The European Medicines Agency (EMA) has reported that the safe and benefits of AstraZeneca’s Covid-19 vaccine outstigh the risks.
The EMA announced the results of its scientific assessment after some European countries, including Germany, France, Italy and Spain, temporarily halted the use of the AstraZeneca vaccine on suspicion of causing side effects such as blood clotting.
Ema Director Emer Cooke said, “This vaccine is safe and effective. The benefits of the vaccine in protecting people from Covid-19 disease outlier than their possible risks,” he said.
Cooke said a review by the EMA’s scientific committee found no evidence that the vaccine generally increases the risk of clotting in the blood.
Cooke said that during the investigations, they found a small number of rare and unexpected cases of serious clotting, and after days of evaluation, they did not rule out the possibility of a link between these cases and the vaccine, and they wanted these possible risks to be included in the product-related information.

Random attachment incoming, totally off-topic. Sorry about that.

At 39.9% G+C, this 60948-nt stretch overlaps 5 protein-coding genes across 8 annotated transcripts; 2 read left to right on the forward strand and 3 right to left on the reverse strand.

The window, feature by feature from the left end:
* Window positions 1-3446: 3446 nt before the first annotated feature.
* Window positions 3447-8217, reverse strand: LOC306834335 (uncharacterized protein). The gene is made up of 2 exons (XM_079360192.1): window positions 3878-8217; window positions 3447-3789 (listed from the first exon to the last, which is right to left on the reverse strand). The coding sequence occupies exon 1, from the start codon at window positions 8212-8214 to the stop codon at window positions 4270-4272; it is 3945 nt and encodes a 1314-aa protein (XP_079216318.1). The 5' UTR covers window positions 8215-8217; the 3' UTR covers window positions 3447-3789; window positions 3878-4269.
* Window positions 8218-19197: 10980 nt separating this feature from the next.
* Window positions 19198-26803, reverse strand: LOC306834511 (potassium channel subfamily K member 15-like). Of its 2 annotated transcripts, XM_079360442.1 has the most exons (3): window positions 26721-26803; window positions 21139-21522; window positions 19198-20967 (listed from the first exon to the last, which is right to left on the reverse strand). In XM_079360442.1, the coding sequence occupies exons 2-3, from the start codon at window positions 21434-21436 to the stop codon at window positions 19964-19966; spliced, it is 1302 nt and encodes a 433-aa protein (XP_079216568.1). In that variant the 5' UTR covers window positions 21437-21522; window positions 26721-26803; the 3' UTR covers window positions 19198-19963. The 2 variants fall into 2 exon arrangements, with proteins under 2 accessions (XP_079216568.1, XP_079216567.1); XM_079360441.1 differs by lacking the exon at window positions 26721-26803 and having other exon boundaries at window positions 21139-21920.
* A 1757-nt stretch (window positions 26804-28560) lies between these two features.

Cooke also announced additional reviews, closely monitoring 7 million people in EU countries vaccinated with the product and 11 million in the UK. EMA experts said there were fewer than 40 suspected cases in total.
“I want to stress that this situation that we have seen is not unexpected. If you vaccinate millions of people, it is inevitable that rare and serious events will occur immediately after vaccination. Our task is to identify them and determine whether they are related to the vaccine or if it occurred by chance after vaccination,” he said.
“I would be vaccinated tomorrow,” said Cooke, who has asked the public not to be skeptical of vaccines.
The administration of Oxford-AstraZeneca, one of the first vaccines developed against Covid-19, was temporarily halted in some countries on suspicion that it could lead to blood clotting, causing conditions such as vascular obstruction and pulmonary embolism.
The World Health Organization said the benefits of the vaccine outstrighed its risks, adding, “It should continue to be used to save lives.”